This paper presents a simple theoretical model to analyze the relationship between hate groups and hate crimes. This paper focuses on two important roles of hate groups; as providers of membership benefits for group members and as a coordination device for leadership. This paper shows that this interaction implies the possibility of multiple equilibria of the crime rate. This result explains why hate crimes and extreme criminal activities vary across communities and over time, and why a social shock such as 9/11 resulted in a rapid increase of hate crimes. Moreover, if hate groups work as coordination devices, the existence of hate groups may increase hate crimes. This result supports recent empirical results analyzing relationships between hate groups and hate crimes.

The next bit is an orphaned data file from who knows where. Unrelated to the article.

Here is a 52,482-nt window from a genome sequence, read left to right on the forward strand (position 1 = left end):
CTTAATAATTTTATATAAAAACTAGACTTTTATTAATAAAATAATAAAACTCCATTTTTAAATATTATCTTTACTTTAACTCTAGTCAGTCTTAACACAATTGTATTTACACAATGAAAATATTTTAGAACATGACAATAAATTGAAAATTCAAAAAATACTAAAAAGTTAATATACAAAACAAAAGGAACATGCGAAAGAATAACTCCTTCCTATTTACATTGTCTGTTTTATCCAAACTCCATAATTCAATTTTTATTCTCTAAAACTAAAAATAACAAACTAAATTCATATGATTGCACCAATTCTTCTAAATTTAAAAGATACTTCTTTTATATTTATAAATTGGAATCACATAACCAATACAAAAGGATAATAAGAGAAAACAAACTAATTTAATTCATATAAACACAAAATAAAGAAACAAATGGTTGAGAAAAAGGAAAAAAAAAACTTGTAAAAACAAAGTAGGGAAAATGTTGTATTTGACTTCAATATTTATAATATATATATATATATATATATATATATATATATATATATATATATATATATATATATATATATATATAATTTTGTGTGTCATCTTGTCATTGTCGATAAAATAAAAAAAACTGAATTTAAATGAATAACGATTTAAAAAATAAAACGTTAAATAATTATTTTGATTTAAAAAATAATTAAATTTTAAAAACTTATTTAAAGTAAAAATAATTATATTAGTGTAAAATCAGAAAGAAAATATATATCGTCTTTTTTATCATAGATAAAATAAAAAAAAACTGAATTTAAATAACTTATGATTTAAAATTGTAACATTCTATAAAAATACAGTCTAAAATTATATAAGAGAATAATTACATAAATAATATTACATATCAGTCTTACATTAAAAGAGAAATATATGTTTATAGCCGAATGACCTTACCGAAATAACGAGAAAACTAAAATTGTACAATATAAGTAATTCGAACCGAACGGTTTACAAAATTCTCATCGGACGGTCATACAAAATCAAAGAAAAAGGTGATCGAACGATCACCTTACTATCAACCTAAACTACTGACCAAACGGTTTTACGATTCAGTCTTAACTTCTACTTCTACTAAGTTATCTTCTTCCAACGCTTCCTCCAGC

ASJC Scopus subject areas
- Economics, Econometrics and Finance(all)